Iraq: Easter hopes in times of strife

0127iraq_archbishop-amil-nona-of-mosul1.jpgBy John Pontifex
A LEADING archbishop has spoken of renewed hopes for the survival of Christianity in one of Iraq’s most troubled regions after Easter celebrations passed off peacefully – with increased numbers attending the services.
(Archbishop Amil Nona of Mosul)

Archbishop Amil Nona said altogether up to 1,500 people attended Chaldean rite Easter Mass in the northern Iraqi city of Mosul – an increase on previous years.

Speaking recently in an interview with Catholic charity Aid to the Church in Need, the Archbishop of Mosul said the Easter celebrations gave “new hope”, especially after the all important 7th March general elections.

A spate of violence against Christians in Mosul ahead of the elections prompted an exodus of more than 3,500 faithful – up to half of the city’s Christian population – who fled mostly to villages in the nearby Nineveh plains. Many have since returned.

Archbishop Nona said the faithful now had “new hope”. He went on: “The people clearly feel more confident after the elections. They have faith that things will now improve.”

The Archbishop added: “The Easter celebrations went very well. I am really happy about the way it went and it was clear the people felt happy too.

“You had people coming to the church who had not come for two or three years.”

Archbishop Nona explained that security was high with armed men outside the four churches in Mosul where the Chaldean-rite Catholic services were held.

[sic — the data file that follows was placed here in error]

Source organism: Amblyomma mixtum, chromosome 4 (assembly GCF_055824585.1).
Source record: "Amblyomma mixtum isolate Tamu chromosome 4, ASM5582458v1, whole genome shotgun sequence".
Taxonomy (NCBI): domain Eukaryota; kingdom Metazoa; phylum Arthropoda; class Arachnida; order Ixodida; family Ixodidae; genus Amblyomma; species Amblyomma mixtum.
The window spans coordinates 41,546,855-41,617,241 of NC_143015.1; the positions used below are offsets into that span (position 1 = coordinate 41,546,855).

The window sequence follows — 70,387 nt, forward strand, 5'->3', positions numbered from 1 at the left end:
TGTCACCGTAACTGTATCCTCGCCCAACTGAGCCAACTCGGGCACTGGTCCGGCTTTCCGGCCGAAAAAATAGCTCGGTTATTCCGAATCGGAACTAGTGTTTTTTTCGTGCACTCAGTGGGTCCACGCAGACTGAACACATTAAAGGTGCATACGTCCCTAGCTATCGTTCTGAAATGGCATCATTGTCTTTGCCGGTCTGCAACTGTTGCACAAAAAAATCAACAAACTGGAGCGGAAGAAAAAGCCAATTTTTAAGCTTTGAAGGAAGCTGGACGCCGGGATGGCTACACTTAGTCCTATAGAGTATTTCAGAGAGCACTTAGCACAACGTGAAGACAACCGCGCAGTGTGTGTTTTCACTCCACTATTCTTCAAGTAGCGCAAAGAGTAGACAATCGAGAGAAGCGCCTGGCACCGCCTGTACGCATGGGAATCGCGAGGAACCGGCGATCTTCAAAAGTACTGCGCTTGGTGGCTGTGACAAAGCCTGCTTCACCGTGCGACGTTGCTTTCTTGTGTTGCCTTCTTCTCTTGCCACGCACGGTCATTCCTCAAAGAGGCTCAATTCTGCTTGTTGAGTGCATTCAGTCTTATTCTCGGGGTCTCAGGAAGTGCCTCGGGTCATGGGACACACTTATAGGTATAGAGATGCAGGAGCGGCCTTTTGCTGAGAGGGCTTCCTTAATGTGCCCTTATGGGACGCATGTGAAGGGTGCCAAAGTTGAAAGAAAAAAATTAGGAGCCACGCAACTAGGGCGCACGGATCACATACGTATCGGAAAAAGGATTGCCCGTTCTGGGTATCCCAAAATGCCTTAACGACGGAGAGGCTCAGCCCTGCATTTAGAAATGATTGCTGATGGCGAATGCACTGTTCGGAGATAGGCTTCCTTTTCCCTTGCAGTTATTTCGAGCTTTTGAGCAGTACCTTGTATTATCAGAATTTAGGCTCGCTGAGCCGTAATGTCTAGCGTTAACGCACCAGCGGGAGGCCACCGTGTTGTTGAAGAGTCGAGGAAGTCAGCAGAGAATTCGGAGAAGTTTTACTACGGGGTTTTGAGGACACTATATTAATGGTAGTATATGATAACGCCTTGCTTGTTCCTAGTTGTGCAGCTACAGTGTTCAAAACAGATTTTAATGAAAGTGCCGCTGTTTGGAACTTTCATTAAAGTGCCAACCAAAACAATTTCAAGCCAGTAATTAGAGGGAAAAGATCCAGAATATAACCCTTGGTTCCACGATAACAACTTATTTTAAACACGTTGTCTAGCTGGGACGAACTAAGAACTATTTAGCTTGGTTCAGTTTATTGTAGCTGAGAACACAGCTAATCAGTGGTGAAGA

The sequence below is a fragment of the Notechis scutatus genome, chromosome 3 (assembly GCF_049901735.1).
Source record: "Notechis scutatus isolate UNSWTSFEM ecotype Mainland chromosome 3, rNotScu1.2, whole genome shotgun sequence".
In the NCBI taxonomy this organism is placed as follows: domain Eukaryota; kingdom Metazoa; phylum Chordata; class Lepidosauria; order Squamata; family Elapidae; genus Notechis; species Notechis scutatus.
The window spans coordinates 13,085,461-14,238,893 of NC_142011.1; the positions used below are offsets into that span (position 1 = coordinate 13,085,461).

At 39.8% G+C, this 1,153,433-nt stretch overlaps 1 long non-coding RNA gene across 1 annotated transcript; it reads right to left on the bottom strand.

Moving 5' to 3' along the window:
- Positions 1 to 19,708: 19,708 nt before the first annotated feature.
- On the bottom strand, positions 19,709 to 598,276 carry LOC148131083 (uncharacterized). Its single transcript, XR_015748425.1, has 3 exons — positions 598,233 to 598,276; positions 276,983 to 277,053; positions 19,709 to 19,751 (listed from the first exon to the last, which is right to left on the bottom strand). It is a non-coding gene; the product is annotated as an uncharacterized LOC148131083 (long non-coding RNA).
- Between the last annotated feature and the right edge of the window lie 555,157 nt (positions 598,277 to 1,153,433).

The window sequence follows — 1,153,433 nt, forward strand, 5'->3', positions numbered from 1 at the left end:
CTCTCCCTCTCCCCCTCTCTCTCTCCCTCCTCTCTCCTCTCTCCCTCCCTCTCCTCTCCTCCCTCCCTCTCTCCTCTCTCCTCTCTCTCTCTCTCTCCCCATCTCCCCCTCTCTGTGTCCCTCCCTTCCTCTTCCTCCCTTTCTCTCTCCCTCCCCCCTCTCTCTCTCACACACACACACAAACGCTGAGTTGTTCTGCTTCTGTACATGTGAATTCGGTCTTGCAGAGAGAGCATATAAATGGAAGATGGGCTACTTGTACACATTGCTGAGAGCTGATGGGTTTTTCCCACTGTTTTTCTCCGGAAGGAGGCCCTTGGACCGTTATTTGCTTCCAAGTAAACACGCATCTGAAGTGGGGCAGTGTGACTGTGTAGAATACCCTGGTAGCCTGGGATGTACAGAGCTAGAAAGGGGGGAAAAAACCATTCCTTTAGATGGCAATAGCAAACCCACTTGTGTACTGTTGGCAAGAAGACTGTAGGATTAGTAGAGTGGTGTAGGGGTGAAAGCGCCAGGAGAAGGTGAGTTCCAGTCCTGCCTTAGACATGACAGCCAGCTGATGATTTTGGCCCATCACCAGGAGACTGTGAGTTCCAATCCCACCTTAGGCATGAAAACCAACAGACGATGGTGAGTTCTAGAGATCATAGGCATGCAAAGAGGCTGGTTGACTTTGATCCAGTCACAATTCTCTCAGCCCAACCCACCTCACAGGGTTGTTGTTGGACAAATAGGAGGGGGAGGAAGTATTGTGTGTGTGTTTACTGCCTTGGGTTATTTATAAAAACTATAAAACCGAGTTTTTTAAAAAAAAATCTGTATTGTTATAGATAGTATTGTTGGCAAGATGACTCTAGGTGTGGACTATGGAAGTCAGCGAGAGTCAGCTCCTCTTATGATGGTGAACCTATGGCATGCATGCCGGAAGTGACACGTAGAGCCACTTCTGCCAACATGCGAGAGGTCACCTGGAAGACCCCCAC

The Holy Week Triduum services went ahead as usual except that liturgies normally held in the evening including the Easter Vigil were brought forward to daylight hours to reduce the security risk.

But the archbishop said “it was too difficult” at this stage to say whether such hopeful reports would encourage a return of some of the thousands of Christians who fled Mosul in the years of anti-Christian violence and security breakdown following the fall of Saddam.

Since 2003, the Chaldean-rite Catholic community in Mosul has dwindled by two-thirds.

Archbishop Nona’s account was one of a number of reports of peaceful Easter celebrations in Iraq which come against a backdrop of violence in Baghdad where at least five people died and 140 were injured in six separate explosions.

Archbishop Louis Sako sent ACN a message describing peaceful Easter celebrations in the northern city of Kirkuk.

In his account, reported by Catholic news agency, AsiaNews, the Archbishop of Kirkuk wrote that a delegation of local government official and Muslim religious leaders attended the Catholic religious services in the city.

And in another sign of hope for the Church in Iraq, the Daughters of Mary Immaculate, also known as the Chaldean Sisters, provided Easter packages for 750 of the poorest families living in villages outside the ancient Christian city of Zakho, close to the border with Syria and Turkey.

The food hampers, which included sugar, rice, chocolate and eggs, were funded by Aid to the Church in Need, which has helped to provide Easter and Christmas hampers for Christians in the region since 2008.

Speaking from outside Erbil, the regional capital of Kurdish-controlled northern Iraq, senior Catholic priest Father Bashar Warda, who coordinates the food hamper project, said that the initiative was once again a great success.

He explained that, compared with last year, the number of items in each hamper was reduced to enable outreach to more families, many of whom face extreme poverty having fled their homes further south. Many are desperate to start a new life abroad.

Fr Warda said: “The people were very happy to receive their hampers. The situation for them is very difficult and they are very grateful for the help they receive.”

The signs of new hope for Christians in Iraq will come as a major boost for Archbishop Nona who at 42 became the Catholic Church’s youngest archbishop.

Ordained bishop in January, he replaced Archbishop Faraj Rahho of Mosul who was kidnapped outside his cathedral in February 2008.

He died in captivity two weeks later and his body was buried in a shallow grave not far from the centre of the city.